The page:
Bajans have mixed values, survey shows

Barbadians still want to hold on to their traditional community values, even though many have now adopted an ‘American’ way of life, according to the findings of a national values assessment survey.

The research, which canvassed over 1100 views, was carried out by the Sir Arthur Lewis Institute of Social and Economic Studies (SALISES) on behalf of the Government of Barbados.

SALISES Director Don Marshall presented the first copy of the report to Prime Minister Freundel Stuart during a ceremony at Ilaro Court last night, ahead of the September 26 official launch of the report.

In providing what he termed “a sneak insight” into the document, Marshall said “there is strong evidence that we’re driven to an American manner of society, but there is also a hankering for a return to some ideas of the politics of the common good, [of] looking out for your brother and your sister.

“Those values oriented around the promotion of the common good seem to trump the crass individualism that is revealed in the comments that [are] written and from the interviews that we had,” the political scientist added.

During the launch of the island’s year-long celebration of the 50th anniversary of independence last year, the Prime Minister had posed three questions for reflection by the average Barbadian.

These are: “What features of Barbadian life have we lost that we need to reclaim?; What features of Barbadian life have we not lost that we need to retain?; and What features of Barbadian life we have not lost that we need to discard as quickly as possible?”

Marshall said that Stuart’s three questions provided the context of his team’s research, which revealed a strong national sentiment among Barbadians.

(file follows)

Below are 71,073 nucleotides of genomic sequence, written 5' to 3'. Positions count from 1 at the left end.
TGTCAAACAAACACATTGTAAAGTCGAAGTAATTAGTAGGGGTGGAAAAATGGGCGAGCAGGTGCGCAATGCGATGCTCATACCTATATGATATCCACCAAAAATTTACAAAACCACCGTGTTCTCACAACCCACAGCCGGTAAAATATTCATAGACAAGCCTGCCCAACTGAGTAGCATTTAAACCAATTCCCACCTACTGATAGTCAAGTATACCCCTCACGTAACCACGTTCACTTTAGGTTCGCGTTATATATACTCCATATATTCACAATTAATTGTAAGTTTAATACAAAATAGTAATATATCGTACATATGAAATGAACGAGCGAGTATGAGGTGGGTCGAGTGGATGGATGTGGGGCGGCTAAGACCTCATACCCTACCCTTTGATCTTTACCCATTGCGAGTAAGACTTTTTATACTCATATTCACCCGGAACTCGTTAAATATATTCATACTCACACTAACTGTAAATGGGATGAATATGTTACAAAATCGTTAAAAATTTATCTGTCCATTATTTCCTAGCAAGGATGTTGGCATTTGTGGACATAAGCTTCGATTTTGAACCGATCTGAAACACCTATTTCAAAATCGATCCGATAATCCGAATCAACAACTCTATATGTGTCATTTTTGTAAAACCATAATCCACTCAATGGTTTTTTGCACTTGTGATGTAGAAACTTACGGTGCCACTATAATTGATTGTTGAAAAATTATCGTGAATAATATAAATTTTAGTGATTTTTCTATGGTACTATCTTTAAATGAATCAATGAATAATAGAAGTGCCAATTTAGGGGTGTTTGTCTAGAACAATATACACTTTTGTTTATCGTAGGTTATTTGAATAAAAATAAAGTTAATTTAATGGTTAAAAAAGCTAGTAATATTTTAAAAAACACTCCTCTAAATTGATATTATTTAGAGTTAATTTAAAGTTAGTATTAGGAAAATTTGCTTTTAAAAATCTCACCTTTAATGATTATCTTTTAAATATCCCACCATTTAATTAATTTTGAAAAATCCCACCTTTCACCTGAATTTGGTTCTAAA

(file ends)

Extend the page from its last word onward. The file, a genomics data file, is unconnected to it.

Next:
“There wasn’t any single returning form where the [respondents] stuck to the five, six, seven lines that were on the paper. They would turn the back  and continue to write.

“People care about Barbados, they care about where Barbados is going. Some have nostalgic views about Barbados, some also labour with retrospective illusions. That is to say they imagine Barbados the way it never was.

“Nonetheless there was  a sense in which people felt they had to cogitate, reflect and write about what they feel are the values that we need to retain, and the values that we need to drop,” he added.

8 Responses to Bajans have mixed values, survey shows

  1. jrsmith September 14, 2017 at 4:45 am

    Yes which american way of life , black or white america , we are black so thats why its ghettos and boys in the hood attitude , guns and drugs everywhere …… take a look back 50 years at black america, take a look back 50 years at barbados ………..

  2. BIGSKY September 14, 2017 at 5:38 am

    These surveys are a waste of tax payers money,the money paid for this survey could have probably helped a number of households.Too much of taxpayers money spend fattening the wealthy through Inquiries,Surveys,,Consultants and all else.

  3. Sheron Inniss September 14, 2017 at 6:00 am

    I was or never can be Americanized. I can see. I have always believed that if somewhere is doing good use it to our advantage or forget it. Plus I have never believed in comparing bad with worse. Makes no sense to me.

    I also love to read and to that I say Amen.

    Those who want to adopt other people’s ways usually get blind side.

  4. fedup September 14, 2017 at 6:34 am

    He let go his? Steupse.

  5. Greengiant September 14, 2017 at 6:59 am

    The survey was done by the students at the U W I, it didn’t fatten the pockets of wealthy. It provided young Caribbean people with the professional training needed to help them serve us later. This is why the old people always said, “pebbles and big rocks don’t dance on the same floor”. You obviously don’t understand these things, and should just read the article quietly.@BIGSKY

  6. BaJan boy September 14, 2017 at 7:38 am

    It is part of the fatted calf and he is entitled to some or so he thinks.

  7. Richard Johnston September 14, 2017 at 9:33 am

    What, pray tell, are American values and way of life?

  8. Nikolai S September 14, 2017 at 1:43 pm

    There isn’t much by way of elaboration here. What exactly are the traditions bajans feel must be retained? Homophobia? Subservience? Deference to bureaucracy? Xenophobia?
    What are the American values? Violence? Gregariousness?


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